Does "problem talk" depress girls?

Study says that talking things through causes girls greater anxiety and sadness.

By Carol Lloyd
July 20, 2007 5:00AM (UTC)
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We're told to let our emotions out, intead of bottling them up. But does talking about our problems make us feel better or worse? That depends on who the "us" is, according to a new study from the University of Missouri at Columbia. The study published in this month's Developmental Psychology examined "co-rumination," which was defined as "excessively discussing problems ... characterized by mutual encouragement of problem talk, rehashing problems, speculating about problems, and dwelling on negative affect."

Smell like preteen spirit? No doubt, but ironically, this strategy for building close relationships and gaining moral support seems to have some unintended effects. In general, interpersonal discussions led to "high-quality" friendships for both sexes, but for girls, long-term "co-rumination" was predictive of "anxiety and depressive symptoms." In other words, airing all that dark "self-talk" may make girls feel closer, but it doesn't necessarily cheer them up. It may make them feel worse. The study, which looked at 813 kids age 8-15, found that boys reported no similarly adverse effects.


Yet, unraveling the conclusions from this finding is anything but easy. On the one hand, the researchers speculate, the activity of commiseration, because of its negative focus, may lead to an overblown sense of problems. On the other hand, both girls and boys struggling with more depression and anxiety in the first place tend to engage in more negative sharing. As the researchers note, the cause and effect could be cumulative with girls who have both close friendships and emotional issues, and who are inclined to excessive discussions that spiral toward yet more negative thinking and an increased dependence on their confidante.

The study didn't address why girls display a more negative reaction to this sort of bonding than boys, but the researchers wonder if girls' tendency to blame themselves for perceived failures has something to do with it. In other words, girls may not use a friendly ear simply to let off steam but to brood about their mistakes and shortcomings. In a society obsessed with enumerating women's failures, this seems like a fitting preparation for adulthood. Boys don't engage in as much co-rumination, says the study, but when they do they report that the only effect is closer friendships.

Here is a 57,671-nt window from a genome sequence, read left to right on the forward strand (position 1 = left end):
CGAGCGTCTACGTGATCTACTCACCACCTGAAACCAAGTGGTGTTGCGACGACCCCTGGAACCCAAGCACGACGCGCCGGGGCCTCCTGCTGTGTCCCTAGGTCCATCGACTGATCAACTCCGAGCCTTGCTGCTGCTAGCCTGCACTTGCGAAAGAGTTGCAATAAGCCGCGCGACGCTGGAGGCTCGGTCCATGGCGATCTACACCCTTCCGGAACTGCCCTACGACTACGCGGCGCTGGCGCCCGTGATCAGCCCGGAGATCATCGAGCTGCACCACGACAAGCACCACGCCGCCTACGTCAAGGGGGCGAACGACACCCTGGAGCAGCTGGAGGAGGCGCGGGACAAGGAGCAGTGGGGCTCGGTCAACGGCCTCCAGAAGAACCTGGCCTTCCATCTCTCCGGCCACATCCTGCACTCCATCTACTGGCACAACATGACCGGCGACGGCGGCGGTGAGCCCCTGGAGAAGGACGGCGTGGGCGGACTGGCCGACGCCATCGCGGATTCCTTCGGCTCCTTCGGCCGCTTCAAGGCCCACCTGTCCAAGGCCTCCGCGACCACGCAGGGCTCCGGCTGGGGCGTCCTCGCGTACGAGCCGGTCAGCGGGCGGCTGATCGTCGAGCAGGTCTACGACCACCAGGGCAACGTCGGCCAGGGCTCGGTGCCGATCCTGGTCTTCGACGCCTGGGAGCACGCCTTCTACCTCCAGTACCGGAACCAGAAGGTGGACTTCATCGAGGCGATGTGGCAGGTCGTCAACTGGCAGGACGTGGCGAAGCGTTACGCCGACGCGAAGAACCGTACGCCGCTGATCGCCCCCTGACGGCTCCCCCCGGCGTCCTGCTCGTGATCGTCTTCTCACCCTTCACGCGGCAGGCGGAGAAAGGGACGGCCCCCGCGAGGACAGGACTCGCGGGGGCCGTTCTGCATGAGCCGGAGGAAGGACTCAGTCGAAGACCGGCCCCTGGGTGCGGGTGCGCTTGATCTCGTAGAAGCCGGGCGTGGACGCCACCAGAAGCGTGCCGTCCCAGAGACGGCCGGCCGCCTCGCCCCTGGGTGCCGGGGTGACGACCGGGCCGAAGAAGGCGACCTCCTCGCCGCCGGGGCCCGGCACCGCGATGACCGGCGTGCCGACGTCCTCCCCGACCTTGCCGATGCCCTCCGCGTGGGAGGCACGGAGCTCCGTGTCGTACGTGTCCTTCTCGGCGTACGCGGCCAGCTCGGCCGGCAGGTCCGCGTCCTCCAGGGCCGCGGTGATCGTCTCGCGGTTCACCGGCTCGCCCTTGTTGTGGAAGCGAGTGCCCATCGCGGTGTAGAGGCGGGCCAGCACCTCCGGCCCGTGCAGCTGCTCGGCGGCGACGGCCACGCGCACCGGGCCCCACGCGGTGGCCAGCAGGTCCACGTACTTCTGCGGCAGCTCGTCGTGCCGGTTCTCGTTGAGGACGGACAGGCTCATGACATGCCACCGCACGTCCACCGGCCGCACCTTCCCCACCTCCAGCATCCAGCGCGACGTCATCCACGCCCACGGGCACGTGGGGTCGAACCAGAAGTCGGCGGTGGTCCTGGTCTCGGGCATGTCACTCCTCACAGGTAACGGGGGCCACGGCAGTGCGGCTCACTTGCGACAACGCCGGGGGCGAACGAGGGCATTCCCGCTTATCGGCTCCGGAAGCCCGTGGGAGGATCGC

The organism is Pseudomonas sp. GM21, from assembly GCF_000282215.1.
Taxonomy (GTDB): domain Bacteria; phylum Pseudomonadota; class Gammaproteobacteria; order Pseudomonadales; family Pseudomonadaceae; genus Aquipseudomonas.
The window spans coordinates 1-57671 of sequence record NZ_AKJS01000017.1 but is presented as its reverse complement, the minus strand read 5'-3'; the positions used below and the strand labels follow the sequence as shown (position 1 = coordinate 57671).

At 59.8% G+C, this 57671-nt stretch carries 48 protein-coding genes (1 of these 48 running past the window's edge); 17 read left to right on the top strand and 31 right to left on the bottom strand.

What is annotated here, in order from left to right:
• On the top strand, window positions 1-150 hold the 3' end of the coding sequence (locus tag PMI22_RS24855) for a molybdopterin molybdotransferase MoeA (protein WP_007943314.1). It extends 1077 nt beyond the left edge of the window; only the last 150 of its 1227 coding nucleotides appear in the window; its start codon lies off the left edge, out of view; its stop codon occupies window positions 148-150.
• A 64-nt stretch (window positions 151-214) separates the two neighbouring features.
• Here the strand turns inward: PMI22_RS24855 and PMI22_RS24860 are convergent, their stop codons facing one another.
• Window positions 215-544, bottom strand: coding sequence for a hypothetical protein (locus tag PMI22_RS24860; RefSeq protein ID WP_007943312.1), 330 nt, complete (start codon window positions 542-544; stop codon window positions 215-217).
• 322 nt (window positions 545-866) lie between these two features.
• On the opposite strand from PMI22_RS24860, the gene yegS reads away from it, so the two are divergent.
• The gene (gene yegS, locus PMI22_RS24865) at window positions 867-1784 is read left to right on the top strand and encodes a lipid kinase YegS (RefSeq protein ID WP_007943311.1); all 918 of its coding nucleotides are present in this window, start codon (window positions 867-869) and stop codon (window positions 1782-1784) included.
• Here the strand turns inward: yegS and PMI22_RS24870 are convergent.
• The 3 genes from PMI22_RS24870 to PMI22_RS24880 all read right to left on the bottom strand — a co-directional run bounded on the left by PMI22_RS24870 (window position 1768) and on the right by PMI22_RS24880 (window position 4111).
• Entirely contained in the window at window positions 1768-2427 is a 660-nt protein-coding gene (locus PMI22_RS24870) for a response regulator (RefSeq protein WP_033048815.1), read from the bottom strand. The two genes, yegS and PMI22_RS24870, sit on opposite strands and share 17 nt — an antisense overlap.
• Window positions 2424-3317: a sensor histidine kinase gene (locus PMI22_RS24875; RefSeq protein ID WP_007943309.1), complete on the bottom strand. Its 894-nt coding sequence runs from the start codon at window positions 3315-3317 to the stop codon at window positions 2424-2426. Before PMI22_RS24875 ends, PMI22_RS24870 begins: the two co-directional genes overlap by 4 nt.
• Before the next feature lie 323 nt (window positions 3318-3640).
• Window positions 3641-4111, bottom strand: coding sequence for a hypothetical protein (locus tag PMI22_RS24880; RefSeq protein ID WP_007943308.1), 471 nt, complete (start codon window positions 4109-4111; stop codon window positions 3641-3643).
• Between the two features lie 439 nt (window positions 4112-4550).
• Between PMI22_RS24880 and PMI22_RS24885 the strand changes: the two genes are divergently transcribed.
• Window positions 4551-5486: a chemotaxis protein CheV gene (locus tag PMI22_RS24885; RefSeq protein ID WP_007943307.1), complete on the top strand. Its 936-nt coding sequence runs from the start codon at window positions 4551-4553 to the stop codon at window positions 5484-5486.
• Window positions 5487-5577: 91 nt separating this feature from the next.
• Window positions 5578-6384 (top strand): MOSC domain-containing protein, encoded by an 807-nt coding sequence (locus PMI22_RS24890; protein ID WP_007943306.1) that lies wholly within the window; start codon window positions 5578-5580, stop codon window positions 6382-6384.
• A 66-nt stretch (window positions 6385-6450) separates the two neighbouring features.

So, is the study reason to think that boys benefit from unbosoming and girls need to play their emotions a little closer to the chest? Maybe. One of the problems with the study was that researchers couldn't compare the actual content of conversations, so how do we know we're comparing apples to apples? Self-reporting from children and teens isn't the most reliable source of information.


Despite the study's obvious limitations in scope and depth, however, it gets at a central conundrum of our assumptions about communication and the therapeutic industry -- be it the 12-step movement or seven years in psychoanalysis. As another researcher told the Los Angeles Times, these findings support other studies that have found that support groups can intensify eating disorders and delinquency. "You might think having social support is conducive to mental health," Carol Dweck, of Stanford University, told the L.A. Times. "But getting people with issues together doesn't always make things better."

Confessional moment: The irony of girls trying to get support and feeling worse about it has particular resonance for me, even as an adult. As someone who grew up in Northern California in the '70s and whose family used to process every five-minute spat with several hours of grueling self-analysis, early on I developed an acute case of communication fatigue. Feelings, I decided in my own little Idaho of tough love, could be crutches, disguises and distractions from the things we want to do, the people we want to become. Somehow the adult culture of obsessive sharing inoculated me from a typical adolescence of high anxiety and low self-esteem. Still, even now, I don't understand how friendship exists without such sharing ... and sometimes I even notice that if a friend conveys only happy news for a period of weeks, I find myself wondering if they still like me.

Carol Lloyd

Carol Lloyd is currently at work on a book about the gentrification wars in San Francisco's Mission District.

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